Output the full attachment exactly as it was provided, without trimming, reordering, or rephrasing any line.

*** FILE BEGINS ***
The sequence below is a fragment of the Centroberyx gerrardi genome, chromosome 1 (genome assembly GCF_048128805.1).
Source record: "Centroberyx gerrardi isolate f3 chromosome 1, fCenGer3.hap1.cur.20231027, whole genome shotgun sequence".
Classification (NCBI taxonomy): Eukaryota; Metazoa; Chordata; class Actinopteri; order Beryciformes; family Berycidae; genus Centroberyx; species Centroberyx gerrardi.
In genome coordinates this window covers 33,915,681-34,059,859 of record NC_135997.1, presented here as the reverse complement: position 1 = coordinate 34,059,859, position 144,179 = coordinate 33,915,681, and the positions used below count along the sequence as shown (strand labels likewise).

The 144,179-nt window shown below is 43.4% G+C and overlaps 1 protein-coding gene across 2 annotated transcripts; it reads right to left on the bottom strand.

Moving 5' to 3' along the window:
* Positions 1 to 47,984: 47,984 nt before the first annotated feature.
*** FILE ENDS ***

The sequence below is a fragment of the Centroberyx gerrardi genome, chromosome 1 (genome assembly GCF_048128805.1).
Source record: "Centroberyx gerrardi isolate f3 chromosome 1, fCenGer3.hap1.cur.20231027, whole genome shotgun sequence".
Classification (NCBI taxonomy): Eukaryota; Metazoa; Chordata; class Actinopteri; order Beryciformes; family Berycidae; genus Centroberyx; species Centroberyx gerrardi.
In genome coordinates this window covers 33,915,681-34,059,859 of record NC_135997.1, presented here as the reverse complement: position 1 = coordinate 34,059,859, position 144,179 = coordinate 33,915,681, and the positions used below count along the sequence as shown (strand labels likewise).

The 144,179-nt window shown below is 43.4% G+C and overlaps 1 protein-coding gene across 2 annotated transcripts; it reads right to left on the bottom strand.

Moving 5' to 3' along the window:
* Positions 1 to 47,984: 47,984 nt before the first annotated feature.